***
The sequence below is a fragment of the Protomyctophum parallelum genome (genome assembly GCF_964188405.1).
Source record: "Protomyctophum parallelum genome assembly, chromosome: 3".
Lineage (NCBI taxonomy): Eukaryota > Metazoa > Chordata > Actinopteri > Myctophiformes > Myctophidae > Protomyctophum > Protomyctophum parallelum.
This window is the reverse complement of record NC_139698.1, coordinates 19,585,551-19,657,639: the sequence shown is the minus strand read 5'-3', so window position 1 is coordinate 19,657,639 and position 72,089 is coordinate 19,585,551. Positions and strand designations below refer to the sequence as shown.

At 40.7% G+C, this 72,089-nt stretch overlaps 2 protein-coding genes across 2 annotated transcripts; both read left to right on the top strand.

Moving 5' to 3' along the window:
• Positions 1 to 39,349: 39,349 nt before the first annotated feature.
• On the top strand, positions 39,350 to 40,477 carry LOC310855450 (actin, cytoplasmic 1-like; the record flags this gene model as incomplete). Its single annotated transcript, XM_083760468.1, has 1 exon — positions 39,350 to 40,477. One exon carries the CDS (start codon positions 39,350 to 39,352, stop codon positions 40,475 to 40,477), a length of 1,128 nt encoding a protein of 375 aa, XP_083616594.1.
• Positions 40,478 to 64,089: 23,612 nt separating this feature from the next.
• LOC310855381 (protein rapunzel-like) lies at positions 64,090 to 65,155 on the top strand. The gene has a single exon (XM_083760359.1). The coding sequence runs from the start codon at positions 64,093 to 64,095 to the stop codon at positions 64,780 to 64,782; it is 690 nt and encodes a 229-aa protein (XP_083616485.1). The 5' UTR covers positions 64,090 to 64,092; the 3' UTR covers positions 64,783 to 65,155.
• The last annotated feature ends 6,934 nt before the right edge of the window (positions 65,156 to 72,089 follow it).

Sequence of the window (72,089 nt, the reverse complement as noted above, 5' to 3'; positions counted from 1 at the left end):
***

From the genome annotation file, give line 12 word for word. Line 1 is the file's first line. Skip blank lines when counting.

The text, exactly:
Sequence of the window (72,089 nt, the reverse complement as noted above, 5' to 3'; positions counted from 1 at the left end):